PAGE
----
Long before there was a Boulder Canyon Act or a Hoover Dam, the Colorado River flowed uninterrupted along its 1,450-mile course from the Rocky Mountains to the Gulf of California. Winding through California's richly fertile Imperial Valley, the Colorado River was unpredictable—flooding in the spring, drying up in the summer. The destruction caused when the river flooded in the spring had devastated the farmlands near its banks. By the 1920s, the damage attracted so much attention that it had become necessary and politically expedient to try to control the path of the lower Colorado. The only way to harness this indispensable resource was to build a dam, which in turn would provide badly needed electricity to the western states.
The Boulder Canyon Project Act of 1928 authorized construction of a dam in Boulder, or Black, Canyon, construction of the All-American Canal to connect the Imperial and Coachella Valleys with the Colorado River, and divided the lower basin waters among the lower basin states. In addition, the act appropriated $165,000,000 for construction and stated the primary purposes of the project as flood control, improvement of navigation on the Colorado River, storage and delivery of water for reclamation and other beneficial uses, and generation of power. The Boulder Canyon Project Act became effective on June 25, 1929, following ratification of the Colorado River Compact by six of the seven states of the Colorado River Basin.
Before work could start on the project, the Colorado River had to be diverted. To accomplish this, four tunnels, each 50 feet in diameter (which today could accommodate a 747 without the wings), were drilled through the solid rock walls of Black Canyon. When the dam was finished, it stood over 700 feet high, was 1,244 feet across at the top, 660 feet thick at the base, 45 feet thick at the top, and weighed 6.6 million tons; had a power generating capacity of 2.8 million kilowatts; and could store up to 2 years’ average flow from the Colorado River in Lake Mead.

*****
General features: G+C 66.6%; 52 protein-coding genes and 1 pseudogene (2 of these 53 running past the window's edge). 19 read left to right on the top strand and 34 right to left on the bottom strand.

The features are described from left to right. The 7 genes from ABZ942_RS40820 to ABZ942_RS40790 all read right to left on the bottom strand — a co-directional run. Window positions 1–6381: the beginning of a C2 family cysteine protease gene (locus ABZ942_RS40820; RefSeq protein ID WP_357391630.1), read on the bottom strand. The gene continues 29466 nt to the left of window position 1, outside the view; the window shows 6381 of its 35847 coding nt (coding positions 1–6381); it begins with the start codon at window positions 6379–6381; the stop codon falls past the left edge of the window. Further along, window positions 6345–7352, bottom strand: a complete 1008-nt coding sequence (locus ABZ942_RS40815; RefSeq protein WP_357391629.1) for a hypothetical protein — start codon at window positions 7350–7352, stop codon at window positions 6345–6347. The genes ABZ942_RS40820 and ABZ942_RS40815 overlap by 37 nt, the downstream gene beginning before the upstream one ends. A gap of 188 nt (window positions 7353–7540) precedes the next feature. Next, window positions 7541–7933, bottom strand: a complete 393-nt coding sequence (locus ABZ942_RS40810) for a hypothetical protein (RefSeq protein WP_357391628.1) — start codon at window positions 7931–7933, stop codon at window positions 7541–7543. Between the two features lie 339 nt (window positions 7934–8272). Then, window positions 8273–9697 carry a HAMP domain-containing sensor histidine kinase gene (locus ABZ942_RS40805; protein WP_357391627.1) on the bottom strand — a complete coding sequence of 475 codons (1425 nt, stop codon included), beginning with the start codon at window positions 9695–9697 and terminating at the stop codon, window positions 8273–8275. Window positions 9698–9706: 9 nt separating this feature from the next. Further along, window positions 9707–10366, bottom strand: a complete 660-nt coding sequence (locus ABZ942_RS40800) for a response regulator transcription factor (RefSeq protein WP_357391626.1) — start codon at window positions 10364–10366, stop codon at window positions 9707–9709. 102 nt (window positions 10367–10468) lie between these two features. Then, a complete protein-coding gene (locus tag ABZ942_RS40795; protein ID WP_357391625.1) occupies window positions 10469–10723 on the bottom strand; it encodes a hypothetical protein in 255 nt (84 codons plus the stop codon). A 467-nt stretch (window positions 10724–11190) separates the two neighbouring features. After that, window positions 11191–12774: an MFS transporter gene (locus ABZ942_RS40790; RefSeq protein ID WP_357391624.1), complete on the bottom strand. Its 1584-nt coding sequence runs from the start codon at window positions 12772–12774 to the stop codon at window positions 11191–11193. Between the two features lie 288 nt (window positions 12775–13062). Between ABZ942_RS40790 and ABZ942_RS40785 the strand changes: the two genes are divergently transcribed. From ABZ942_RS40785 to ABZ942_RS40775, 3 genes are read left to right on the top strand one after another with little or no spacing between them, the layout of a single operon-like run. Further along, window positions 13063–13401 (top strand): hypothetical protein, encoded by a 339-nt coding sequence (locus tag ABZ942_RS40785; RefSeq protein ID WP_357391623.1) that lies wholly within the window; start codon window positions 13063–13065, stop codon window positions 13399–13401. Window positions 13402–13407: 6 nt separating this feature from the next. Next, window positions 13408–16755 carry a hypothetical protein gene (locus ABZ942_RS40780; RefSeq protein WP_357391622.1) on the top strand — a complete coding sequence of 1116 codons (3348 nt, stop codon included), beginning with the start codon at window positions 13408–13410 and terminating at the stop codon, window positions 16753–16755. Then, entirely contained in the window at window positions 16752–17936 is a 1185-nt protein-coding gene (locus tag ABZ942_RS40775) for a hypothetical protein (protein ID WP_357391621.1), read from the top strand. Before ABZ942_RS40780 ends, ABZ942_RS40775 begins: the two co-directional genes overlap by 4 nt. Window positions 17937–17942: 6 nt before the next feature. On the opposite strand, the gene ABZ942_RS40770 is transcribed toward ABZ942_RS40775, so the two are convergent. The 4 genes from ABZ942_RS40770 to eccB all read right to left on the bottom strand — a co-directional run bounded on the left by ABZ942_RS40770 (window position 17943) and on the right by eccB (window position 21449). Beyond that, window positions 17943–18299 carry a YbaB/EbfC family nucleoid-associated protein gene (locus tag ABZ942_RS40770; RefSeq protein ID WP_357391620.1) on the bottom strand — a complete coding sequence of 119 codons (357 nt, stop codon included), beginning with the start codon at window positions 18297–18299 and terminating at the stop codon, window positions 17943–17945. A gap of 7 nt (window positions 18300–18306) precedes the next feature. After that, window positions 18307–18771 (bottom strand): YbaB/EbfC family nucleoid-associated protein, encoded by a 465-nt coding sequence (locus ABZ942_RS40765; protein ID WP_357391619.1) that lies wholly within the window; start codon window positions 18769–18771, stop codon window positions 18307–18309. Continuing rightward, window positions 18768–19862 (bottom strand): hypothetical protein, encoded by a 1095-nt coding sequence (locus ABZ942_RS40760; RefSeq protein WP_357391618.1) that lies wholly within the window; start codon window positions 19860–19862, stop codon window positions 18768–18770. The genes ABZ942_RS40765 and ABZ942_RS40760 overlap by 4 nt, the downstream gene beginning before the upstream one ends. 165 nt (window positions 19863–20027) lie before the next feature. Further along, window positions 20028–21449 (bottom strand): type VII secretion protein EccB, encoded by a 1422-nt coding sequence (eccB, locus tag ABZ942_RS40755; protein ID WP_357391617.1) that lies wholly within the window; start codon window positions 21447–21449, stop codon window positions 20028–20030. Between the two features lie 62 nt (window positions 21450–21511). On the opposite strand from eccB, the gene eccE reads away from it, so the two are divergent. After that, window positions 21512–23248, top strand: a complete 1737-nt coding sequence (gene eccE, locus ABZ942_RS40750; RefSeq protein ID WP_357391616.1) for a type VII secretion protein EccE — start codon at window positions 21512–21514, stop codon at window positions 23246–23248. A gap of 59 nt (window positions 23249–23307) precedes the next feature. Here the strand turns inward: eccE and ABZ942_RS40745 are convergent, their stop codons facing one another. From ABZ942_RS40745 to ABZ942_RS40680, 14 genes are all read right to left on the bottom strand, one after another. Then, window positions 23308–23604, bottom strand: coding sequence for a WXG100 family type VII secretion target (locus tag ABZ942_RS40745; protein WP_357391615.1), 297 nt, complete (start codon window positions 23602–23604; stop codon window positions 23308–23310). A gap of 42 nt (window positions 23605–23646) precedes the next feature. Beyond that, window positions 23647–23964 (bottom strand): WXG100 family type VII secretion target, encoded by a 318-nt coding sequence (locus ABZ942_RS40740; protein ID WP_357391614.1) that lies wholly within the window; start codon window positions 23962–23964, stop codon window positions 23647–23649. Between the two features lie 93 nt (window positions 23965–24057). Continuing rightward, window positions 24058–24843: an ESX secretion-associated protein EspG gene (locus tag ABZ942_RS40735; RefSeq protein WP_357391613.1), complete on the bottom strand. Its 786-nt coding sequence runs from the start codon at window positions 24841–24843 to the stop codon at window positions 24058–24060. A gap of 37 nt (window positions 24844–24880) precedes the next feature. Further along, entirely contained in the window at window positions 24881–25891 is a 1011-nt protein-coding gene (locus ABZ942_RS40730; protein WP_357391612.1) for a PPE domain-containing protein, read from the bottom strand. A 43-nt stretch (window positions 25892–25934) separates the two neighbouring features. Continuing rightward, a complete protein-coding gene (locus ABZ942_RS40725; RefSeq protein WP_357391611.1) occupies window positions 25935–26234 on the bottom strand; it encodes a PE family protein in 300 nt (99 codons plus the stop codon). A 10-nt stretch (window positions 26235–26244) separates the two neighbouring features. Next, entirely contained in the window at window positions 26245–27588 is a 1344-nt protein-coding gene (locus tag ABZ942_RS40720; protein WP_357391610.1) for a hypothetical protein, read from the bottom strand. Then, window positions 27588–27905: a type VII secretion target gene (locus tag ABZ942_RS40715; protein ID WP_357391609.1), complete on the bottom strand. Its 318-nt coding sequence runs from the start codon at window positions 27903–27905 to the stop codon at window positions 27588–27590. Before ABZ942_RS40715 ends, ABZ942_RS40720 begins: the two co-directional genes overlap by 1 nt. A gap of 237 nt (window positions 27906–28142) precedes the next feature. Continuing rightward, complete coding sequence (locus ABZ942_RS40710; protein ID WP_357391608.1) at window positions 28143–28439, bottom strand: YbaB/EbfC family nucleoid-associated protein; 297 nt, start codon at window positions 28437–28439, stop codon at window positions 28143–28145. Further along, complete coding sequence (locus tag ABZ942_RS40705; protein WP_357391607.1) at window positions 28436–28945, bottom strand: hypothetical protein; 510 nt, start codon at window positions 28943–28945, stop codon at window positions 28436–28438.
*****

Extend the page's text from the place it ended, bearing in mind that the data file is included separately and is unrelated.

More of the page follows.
About 16,000 men and women worked on the project with approximately 3,500 people employed at any one time. It was dangerous work, and the official death toll was 96. Five thousand men and their families settled in the Nevada desert, most in Boulder City, an efficiently run, well-ordered company town built by the Federal Government. Others lived in dozens of tent cities and honky-tonk towns that sprang up on the road from the dam to the small town of Las Vegas. To a country struggling to come out of the Depression, the project was dramatic evidence of what American brains and manpower could accomplish, and it was a symbol of hope for the dispossessed. In 1935 the job was finished.
No other politician was more responsible for the successful completion of Boulder Dam than Herbert Hoover. Because of his long involvement in the project, from his days as Secretary of Commerce to his tenure as 31st President, the 80th Congress, in 1947, passed legislation officially designating the dam “Hoover Dam.” Hoover had called it "the greatest engineering work of its character ever attempted by the hand of man."
For more information, visit the Bureau of Reclamation's The Boulder Canyon Project.